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11/5/21, 6:47 PMWeek Two Assignment 1: Case 12-2 – ACC695M Cases in Accounting & Auditing – National University

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Weekly Case Analysis Rubric Course: ACC695M Cases in Accounting & Auditing

Total

Overall Score

Criteria Proficient Competent Novice Not Acceptable

Effective Research

Most Appropriate

Alternative

Citations cited appropriately

using APA format.

Grammatical Style

33.8 points

Work is distinguished by its

completeness, thoroughness, and

creativity.

27.04 points

Level of work is best

characterized as solid, well

thought out, and dependable

(conmsistent).

23.66 points

Meeting minimum requirements

of written work.

0 points

Assignment is not turned in or for

work that does not meet

minimum requirements.

65 points

All major and minor criteria are

covered and are accurate.

52.04 points

For the written paper, most major

and some minor criteria are

included. Information is accurate.

45.5 points

For the written paper, all major

topics are covered, the

information is accurate.

0 points

Major points omitted or

addressed minimally.

20.8 points

Multiple and varied citations

including research articles and

codification. Citations format is

correct. APA format followed

consistently.

16.64 points

Cited appropriately primarily from

course resources, but also a few

other references including the

codification are used. Citation

format is correct. APA format is

followed consistently.

14.56 points

Cited appropriately from course

resources. No other references.

APA format followed minimally.

0 points

Information presented lacks or

inappropriately cites references/

sources. APA format not

followed.

10.4 points

Spelling and grammar are

accurate.

8.32 points

Spelling and grammar are

acceptable.

7.28 points

Spelling and grammar have a few

errors.

0 points

Multiple grammatical and spelling

errors.

Level 4 11 points minimum

Level 3 8 points minimum

Level 2 5 points minimum

Level 1 0 points minimum

11/5/21, 6:47 PMWeek Two Assignment 1: Case 12-2 – ACC695M Cases in Accounting & Auditing – National University

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Case 12-2: To Recognize or Not to Recognize, That Is the Question

Page 1

Professor’s Discussion Materials

Objective of the Case

This case gives the students an opportunity to apply the key concepts of the subsequent events guidance in ASC 855, Subsequent Events.

Applicable Professional Pronouncements

ASC 855, Subsequent Events (ASC 855) (formerly FASB Statement No. 165, Subsequent

Events (Statement 165))

ASC 855-10, Subsequent Events: Overall (ASC 855-10)

ASU 2010-09, Amendments to Certain Recognition and Disclosure Requirements (ASU

2010-09)

AICPA Statement on Auditing Standards Section 560, Subsequent Events (AU Section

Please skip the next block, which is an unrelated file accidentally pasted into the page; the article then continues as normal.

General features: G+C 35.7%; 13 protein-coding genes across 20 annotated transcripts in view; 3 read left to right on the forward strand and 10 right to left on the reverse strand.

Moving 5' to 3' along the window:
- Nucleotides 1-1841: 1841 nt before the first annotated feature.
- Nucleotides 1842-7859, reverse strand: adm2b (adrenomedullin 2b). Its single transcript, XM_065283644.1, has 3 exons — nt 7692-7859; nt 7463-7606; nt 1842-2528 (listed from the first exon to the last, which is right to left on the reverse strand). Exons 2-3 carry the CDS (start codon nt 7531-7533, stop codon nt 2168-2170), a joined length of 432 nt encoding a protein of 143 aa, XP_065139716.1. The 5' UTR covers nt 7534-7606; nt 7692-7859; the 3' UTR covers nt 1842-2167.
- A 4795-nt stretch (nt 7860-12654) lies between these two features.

560)

IAS 10, Events After the Reporting Period (IAS 10)

Discussion 1 — Medical Benefits Payable

Should the information pertaining to actual claims incurred as of the balance sheet date that became available after the balance sheet date be considered in determining management’s best estimate of the medical benefits payable? If so, how does this information impact the amount recognized or disclosed?

Accounting Alternatives

Alternative 1 — Recognized subsequent event

Yes, the claims data should be considered. The actual claims data provides additional evidence about conditions that existed as of the balance sheet date and should be recognized in the financial statements. The IBNR estimate recorded should reflect the actual amount. Because all claims are historically received within two months of the service being performed, the claims received as of March 18, 2012, most likely represent the entire population of IBNR claims as of December 31, 2011.

Alternative 2 — Nonrecognized subsequent event

No, the claims data do not need to be considered. Management has a process in place that

(1) has a history of accurately estimating the IBNR liability using objective historical data and actuarial techniques as performed by third-party specialists and (2) is clearly disclosed in the “Significant Accounting Policies” footnote. Management must rely on this process for its best estimate of the IBNR liability to timely close the books and issue financial statements. Finally, the results from this process (1) produce a “conservative” result from the actual claims data received after the balance sheet date and (2) provide “cushion” for any remaining claims incurred before December 31 but not reported within the typical lag time. Because the data are not deemed relevant for consideration in recording the liability, it is not a significant event that would need to be disclosed to keep the financial statements from being misleading.

Solution 1 — Medical Benefits Payable

Discussion 2 — Line of Credit Modification

How, if at all, is the modification to the line of credit recognized or disclosed in the financial statements?

Accounting Alternatives

Alternative 1 — Nonrecognized subsequent event that requires disclosure (without supplemental pro forma financial data)

The modification of the line of credit does not provide evidence about changes to the conditions that existed as of the balance sheet date and should not be recognized in the financial statements as of December 31, 2011. Disclosure of the nature of the event and the estimate of its effect on the financial statements in the future are required to keep the financial statements from being misleading (in light of the current disclosures of the significant terms on its debt arrangements and capacity to borrow).